As Brian Sims watched President Barack Obama endorse same-sex marriage from his cell phone on an Amtrak train, a hand tapped his shoulder and a voice asked if he was OK.
"I was sobbing," said Sims, a gay activist in Philadelphia. "I didn't think that'd affect me like it did."
As a gay Democrat, Sims was already on board with Obama. But the president's May 9 interview with ABC News' Robin Roberts — in which Obama stated he believes "same-sex couples should be able to get married" — bolstered Sims in his support.
Many observers and polls agree: The gay-marriage issue won't make or break this election for either Obama, Republican challenger Mitt Romney or a majority of voters. But it is playing a role this time around. For Democrats, it's been a unifying issue. For Republicans, it is becoming — probably for the first time — a divisive subject.
"The way that marriage has come into the 2012 election really shows how mammoth of a shift we've had in the politics around this issue," says Lanae Erickson Hatalsky, director of social policy and politics for the moderate think-tank Third Way, which has formed the bipartisan Commitment Campaign to persuade moderates to support gay marriage. "Just eight years ago, we were in a situation where every politician was running away from support for marriage."
Obama himself has acknowledged that his announcement may come with political implications. In his interview with Roberts, he acknowledged that, "in some places that are going to be pretty important in this electoral map, it may hurt me."
But how much LGBT issues affect voters — or how much either campaign touches on them — remains to be seen. Neither the moderators nor the candidates made mention of same-sex marriage or other LGBT issues during early debates.
In a May 10 USA Today/Gallup poll, one day after Obama's interview, 60 percent of Americans said his decision made no difference in their vote
"If it was going to take center stage, it would have been when the president announced his support or when Democrats added it to their platform," says Hatalsky. "For most voters, this isn't their biggest concern this election, or even their fifth-biggest concern."
If it does become an issue, Hatalsky believes Republicans would have to go even more anti-gay than their platform, like pledging to reinstate Don't Ask, Don't Tell.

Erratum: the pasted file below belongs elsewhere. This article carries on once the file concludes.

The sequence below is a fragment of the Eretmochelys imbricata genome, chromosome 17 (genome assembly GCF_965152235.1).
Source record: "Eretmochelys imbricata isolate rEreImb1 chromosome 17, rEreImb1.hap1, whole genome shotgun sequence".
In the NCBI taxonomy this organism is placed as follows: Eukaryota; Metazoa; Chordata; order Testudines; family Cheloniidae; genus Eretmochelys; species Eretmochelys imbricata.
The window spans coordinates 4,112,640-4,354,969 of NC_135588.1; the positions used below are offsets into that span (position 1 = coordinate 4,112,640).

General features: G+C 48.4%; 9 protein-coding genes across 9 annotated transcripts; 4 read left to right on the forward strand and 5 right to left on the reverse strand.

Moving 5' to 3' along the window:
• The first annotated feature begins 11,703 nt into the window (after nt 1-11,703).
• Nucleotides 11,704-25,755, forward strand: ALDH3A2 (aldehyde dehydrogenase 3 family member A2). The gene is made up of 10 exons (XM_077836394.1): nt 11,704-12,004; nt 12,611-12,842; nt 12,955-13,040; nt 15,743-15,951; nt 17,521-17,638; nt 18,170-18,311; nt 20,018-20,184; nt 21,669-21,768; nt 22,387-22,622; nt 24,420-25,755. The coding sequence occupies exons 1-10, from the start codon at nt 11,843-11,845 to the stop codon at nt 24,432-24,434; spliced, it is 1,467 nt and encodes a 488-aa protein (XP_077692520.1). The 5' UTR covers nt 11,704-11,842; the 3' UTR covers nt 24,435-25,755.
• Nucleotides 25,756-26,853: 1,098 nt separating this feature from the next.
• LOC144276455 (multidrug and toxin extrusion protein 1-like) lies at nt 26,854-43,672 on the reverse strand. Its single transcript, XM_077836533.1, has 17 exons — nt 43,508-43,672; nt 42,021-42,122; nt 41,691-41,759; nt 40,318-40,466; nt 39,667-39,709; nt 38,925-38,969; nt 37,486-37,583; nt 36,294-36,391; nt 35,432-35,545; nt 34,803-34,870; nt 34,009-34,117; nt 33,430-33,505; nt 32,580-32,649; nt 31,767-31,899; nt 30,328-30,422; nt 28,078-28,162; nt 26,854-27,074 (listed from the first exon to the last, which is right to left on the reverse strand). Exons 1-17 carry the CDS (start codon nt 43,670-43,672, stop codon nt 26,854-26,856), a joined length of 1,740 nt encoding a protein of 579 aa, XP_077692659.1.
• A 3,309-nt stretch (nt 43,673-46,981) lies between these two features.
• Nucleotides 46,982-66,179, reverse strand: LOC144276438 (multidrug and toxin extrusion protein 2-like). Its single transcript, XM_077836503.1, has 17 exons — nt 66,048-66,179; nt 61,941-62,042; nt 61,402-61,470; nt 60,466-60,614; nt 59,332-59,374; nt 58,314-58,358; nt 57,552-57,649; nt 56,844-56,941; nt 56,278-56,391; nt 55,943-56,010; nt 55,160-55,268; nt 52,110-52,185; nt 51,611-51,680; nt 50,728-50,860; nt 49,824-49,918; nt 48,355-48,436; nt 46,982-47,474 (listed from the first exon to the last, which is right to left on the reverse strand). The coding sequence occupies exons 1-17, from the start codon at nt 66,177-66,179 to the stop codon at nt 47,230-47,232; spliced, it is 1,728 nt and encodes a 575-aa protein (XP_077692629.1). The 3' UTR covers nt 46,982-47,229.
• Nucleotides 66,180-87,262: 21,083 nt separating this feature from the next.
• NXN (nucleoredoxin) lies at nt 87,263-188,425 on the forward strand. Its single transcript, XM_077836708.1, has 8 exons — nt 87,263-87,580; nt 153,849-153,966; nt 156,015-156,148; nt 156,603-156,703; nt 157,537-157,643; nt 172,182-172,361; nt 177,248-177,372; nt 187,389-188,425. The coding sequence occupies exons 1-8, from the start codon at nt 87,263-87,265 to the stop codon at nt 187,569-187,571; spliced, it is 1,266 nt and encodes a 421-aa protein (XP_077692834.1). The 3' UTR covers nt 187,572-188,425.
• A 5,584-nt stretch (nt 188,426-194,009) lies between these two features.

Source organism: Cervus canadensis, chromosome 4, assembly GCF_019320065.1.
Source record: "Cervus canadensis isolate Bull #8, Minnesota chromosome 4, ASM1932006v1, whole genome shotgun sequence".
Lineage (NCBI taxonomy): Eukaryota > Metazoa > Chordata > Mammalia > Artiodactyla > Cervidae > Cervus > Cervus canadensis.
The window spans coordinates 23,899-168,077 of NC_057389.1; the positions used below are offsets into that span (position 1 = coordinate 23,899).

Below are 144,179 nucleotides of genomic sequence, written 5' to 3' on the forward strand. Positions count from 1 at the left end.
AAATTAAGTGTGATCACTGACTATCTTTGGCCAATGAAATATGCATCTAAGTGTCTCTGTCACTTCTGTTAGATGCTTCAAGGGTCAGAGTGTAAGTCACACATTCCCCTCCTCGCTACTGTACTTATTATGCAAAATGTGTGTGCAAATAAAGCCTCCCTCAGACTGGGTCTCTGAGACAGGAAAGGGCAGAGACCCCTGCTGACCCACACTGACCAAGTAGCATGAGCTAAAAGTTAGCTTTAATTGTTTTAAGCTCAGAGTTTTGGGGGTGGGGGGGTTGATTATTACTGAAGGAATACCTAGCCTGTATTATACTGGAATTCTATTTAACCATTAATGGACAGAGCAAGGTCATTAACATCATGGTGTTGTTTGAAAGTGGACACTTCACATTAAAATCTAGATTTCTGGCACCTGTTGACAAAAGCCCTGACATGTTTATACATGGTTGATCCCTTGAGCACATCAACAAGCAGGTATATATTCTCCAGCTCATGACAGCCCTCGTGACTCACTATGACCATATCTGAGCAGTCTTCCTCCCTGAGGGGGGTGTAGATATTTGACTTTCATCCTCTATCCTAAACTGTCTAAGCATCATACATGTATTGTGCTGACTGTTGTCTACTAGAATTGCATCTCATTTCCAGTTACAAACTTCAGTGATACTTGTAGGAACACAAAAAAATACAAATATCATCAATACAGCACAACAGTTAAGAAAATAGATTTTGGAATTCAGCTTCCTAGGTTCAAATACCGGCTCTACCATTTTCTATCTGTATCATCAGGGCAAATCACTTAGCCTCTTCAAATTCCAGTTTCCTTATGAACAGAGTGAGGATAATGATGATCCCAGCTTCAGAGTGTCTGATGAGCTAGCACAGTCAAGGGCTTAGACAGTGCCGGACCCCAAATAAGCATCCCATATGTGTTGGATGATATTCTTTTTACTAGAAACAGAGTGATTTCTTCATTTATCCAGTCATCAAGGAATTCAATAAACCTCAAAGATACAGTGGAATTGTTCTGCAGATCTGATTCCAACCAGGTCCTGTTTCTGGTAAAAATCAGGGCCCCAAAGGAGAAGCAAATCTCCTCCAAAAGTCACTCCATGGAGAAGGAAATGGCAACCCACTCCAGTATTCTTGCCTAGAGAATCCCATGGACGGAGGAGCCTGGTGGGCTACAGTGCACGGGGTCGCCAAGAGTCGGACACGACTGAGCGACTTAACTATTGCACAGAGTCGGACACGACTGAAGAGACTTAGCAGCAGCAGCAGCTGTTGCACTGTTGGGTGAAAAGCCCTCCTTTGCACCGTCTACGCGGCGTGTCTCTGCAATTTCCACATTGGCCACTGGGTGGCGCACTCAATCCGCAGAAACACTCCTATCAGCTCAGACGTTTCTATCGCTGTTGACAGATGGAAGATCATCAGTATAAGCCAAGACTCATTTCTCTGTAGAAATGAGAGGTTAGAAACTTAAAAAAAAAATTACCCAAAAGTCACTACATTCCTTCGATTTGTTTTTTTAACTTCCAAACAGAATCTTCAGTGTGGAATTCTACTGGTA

"The reason [Romney] hasn't done that is I think Republicans realize that for that chunk of voters in the middle," Hatalasky says, "it would be a real bridge too far."
For now, its impact has been more personal. For Sims, "It meant that the most powerful, civil, political person in the world supports my rights. ... It meant so much to me in an ideological way."
Regardless of tangible votes, support for same-sex marriages hit a milestone when the Democratic Party adopted marriage equality for the first time into its party platform. Obama's campaign, meanwhile, kicked off "Obama Pride" to court LGBT voters and volunteers on Harvey Milk Day, in May.
"It put the party on record in a historic way," says Evan Wolfson, founder and president of the Freedom to Marry campaign. "It doesn't mean every single Democrat [supports gay marriage] but it does tell you the party is pointing ... toward the right side of history."
For Sims, who's poised to become the state's first openly gay state-level lawmaker (he's running unopposed for state representative in Philadelphia's 182nd district), "Now there's just one big, extra-shiny, fat object we can be empowered by."
For Steel City Stonewall Democrats, the city's LGBT political group, this fall has been one of its most active, from door-knocking and volunteering out of Obama's South Side headquarters to turning out large numbers at a watch party for the first presidential debate. Group president Jim Sheppard attributes that, at least in part, to Obama's personal stance on marriage.
"We all kind of knew the president was on our side. But he had to come out in a way," Sheppard says. And when Obama finally did, "It was just, ‘Wow. Now we have to fight for this guy.'"
Obama does have a decent track record when it comes to LGBT issues. He led a repeal of Don't Ask, Don't Tell; expanded federal hate-crime law to make it a federal offense to attack someone on the basis of sexual orientation or gender identity; and decried the Defense of Marriage Act — which defines marriage as being solely between a man and a woman — as unconstitutional.
But his record isn't perfect. Gay-rights groups criticized the administration this spring, when he refused to sign an executive order to prohibit federal contractors from discriminating on the basis of sexual orientation or gender identity.
Gay-marriage advocates and Democrats are quick to describe the President's outlook on LGBT issues as "evolving" and say he's made substantial progress.
"I think President Obama has been extraordinarily strong and a champion of gay inclusion," says Wolfson. "He hasn't done everything on the timetable that advocates like me wanted, but he has delivered from the very beginning and is now exactly where he needs to be in championing the freedom to marry and to end discrimination."